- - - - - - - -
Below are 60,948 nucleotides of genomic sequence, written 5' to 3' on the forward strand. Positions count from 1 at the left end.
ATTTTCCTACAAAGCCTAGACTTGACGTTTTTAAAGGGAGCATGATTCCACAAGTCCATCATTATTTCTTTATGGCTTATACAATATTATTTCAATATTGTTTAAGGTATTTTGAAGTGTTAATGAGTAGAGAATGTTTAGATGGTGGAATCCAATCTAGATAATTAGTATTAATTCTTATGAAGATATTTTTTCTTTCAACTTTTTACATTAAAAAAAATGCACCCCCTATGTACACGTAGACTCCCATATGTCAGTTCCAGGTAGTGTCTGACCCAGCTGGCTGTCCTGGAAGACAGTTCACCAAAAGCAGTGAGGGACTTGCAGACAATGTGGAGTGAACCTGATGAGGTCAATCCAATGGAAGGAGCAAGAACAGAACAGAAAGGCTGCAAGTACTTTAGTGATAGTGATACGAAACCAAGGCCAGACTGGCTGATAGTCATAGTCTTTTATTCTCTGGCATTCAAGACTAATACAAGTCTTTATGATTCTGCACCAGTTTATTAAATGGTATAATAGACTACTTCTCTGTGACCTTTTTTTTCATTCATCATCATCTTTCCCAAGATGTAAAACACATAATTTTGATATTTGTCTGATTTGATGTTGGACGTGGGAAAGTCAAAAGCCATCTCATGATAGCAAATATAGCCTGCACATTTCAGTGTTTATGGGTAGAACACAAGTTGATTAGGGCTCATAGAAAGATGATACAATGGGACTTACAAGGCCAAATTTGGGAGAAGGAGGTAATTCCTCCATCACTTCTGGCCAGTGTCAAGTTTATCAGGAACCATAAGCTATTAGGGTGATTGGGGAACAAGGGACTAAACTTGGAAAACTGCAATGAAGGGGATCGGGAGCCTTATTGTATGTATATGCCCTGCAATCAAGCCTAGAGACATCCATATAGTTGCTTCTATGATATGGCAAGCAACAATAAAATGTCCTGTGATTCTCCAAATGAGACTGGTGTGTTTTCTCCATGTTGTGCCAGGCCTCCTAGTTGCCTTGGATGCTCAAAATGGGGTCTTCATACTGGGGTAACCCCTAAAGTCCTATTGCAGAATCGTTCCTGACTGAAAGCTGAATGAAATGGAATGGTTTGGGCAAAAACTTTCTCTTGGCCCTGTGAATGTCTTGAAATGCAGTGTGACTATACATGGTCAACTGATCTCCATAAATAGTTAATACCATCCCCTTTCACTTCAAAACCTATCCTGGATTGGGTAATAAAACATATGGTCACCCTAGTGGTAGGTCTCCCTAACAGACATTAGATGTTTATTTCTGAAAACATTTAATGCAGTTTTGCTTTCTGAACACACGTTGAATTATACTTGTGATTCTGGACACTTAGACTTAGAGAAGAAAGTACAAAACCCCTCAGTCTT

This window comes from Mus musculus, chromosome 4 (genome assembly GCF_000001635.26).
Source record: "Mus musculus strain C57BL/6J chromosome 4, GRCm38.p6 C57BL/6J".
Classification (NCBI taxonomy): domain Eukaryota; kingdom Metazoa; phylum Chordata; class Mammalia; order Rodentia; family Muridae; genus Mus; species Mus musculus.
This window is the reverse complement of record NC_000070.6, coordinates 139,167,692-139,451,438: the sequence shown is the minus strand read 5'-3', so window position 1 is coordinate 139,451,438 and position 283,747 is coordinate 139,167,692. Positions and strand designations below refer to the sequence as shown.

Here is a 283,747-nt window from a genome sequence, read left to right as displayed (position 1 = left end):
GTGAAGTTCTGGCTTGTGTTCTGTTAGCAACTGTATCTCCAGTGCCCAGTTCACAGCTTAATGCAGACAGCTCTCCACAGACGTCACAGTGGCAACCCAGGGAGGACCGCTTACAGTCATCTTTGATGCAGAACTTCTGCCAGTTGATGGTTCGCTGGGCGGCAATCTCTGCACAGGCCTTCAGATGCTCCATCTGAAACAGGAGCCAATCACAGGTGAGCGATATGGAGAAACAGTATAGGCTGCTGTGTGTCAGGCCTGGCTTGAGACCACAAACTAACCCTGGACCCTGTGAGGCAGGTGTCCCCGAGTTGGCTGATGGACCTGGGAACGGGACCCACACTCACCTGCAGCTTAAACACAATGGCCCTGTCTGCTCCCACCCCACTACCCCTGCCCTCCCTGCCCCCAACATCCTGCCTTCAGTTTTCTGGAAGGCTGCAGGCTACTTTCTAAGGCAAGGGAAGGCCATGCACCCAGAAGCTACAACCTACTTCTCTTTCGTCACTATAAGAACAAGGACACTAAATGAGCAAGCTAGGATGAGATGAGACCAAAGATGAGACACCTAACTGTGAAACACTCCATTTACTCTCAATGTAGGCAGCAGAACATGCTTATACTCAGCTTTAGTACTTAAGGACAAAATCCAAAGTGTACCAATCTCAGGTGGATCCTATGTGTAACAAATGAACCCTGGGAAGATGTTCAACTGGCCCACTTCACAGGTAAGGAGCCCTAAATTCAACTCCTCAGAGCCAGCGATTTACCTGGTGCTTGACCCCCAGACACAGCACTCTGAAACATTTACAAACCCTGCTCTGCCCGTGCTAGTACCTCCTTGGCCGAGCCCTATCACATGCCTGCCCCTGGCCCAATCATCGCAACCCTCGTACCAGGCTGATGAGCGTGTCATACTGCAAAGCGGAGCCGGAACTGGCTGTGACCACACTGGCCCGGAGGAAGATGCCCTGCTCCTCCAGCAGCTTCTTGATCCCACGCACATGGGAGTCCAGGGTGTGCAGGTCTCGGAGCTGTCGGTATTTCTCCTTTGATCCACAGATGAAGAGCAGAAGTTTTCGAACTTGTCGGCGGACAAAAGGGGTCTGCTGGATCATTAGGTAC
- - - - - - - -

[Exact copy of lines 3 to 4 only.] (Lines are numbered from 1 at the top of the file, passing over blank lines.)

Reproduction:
This window comes from Mus musculus, chromosome 4 (genome assembly GCF_000001635.26).
Source record: "Mus musculus strain C57BL/6J chromosome 4, GRCm38.p6 C57BL/6J".